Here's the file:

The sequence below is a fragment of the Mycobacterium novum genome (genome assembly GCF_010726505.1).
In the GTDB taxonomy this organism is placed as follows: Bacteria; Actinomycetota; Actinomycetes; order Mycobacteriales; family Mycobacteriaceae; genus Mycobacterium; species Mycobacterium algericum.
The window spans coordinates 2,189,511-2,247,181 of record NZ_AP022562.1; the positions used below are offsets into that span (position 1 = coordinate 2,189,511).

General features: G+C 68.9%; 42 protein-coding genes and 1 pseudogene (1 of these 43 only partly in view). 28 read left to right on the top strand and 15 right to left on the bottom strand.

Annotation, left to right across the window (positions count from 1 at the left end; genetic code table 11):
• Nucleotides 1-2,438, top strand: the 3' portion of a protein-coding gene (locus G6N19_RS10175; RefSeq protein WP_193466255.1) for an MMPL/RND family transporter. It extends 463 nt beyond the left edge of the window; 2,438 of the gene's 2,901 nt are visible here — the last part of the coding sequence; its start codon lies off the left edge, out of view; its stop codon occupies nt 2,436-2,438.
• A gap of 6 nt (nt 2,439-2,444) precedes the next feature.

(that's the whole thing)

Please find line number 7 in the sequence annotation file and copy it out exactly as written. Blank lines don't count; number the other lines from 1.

• A gap of 6 nt (nt 2,439-2,444) precedes the next feature.